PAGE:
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Homemade soaps vegetarian-friendly option

Local business hosts how-to workshops on handmade, plant-based soaps

Kate Duda mixes a batch of soap. Photo by Laura Brougham.
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Reported by Laura Brougham

Making handmade soap is an option for vegetarians who prefer to use high quality bars that do not have animal-based ingredients.

People can make soap with plant and vegetable fats, which they often choose to do because the product they make agrees with their lifestyles and complements their principles.

“[People come to the workshops] because of the quality and the process and the control they have over the ingredients not necessarily because it’s vegetarian,” said Kate Duda, the owner of Plenty + Spare, a Vancouver-based soap-making company.

 A reduced carbon footprint

Kate Duda demonstrates how to make plant-based soap at a March 7 Homestead Junction workshop. Photo by Laura Brougham.

“You can make an incredibly high-quality soap with any kind of scrap animal fats that you’ve sourced locally and in that case you’ve reduced your shipping footprint, you’ve reduced your packaging footprint, you’ve avoided palm oil, that sort of thing,” said Duda, who teaches soap-making classes.

The option to make soap with plant oils attracted Jennifer Bigler.

“I’m vegetarian, I don’t eat meat, so I don’t want to be using animal products on my skin,” said Bigler, who works at Cambridge Uniforms.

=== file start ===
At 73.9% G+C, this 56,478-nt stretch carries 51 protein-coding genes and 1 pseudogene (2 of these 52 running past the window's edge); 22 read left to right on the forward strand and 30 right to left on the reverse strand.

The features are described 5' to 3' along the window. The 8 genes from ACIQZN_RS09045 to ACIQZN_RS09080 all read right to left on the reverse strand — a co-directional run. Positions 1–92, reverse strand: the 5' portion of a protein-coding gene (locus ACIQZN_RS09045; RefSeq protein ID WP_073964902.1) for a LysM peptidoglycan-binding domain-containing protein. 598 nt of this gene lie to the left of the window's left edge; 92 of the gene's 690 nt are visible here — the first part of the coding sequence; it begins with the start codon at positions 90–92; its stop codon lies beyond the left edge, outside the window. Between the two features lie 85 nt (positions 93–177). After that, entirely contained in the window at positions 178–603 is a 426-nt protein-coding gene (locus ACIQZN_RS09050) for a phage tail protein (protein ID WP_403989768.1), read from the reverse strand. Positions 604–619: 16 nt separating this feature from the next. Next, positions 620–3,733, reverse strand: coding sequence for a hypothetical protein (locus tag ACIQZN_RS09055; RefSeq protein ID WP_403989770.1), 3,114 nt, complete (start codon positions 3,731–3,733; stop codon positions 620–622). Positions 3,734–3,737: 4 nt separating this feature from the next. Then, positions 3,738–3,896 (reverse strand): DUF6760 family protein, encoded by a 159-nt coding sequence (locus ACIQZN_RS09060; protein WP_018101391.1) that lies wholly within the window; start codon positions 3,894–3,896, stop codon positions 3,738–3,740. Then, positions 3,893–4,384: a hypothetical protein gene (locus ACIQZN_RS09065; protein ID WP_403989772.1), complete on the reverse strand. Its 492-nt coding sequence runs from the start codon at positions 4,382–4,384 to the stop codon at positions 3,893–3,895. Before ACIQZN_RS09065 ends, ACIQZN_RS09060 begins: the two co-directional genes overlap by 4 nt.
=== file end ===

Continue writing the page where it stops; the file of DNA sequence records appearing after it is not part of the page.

“It’s handmade, there’s natural glycerine in the soap, there’s no added unnecessary ingredients,” Duda said, explaining a main difference between conventional soap sold at a grocery store and handmade soap.

Homemade option cost-effective

Buying ingredients to make soap at a bulk supply shop can be less expensive than buying them at a grocery store, and Duda encourages people to buy the equipment they’ll need to make soap at home from a second-hand store.

Rick Havlak, owner of Homestead Junction, where soap-making workshops are taught, said the workshop is important because people become more familiar with a product they use everyday.

“Soap making was actually one of the first workshops we offered, back in 2012 when we first opened,” Havlak said. “Almost everybody uses [soap], and almost nobody really understands how it’s made.”

Homestead Junction most recently hosted a soap-making workshop on March 7.

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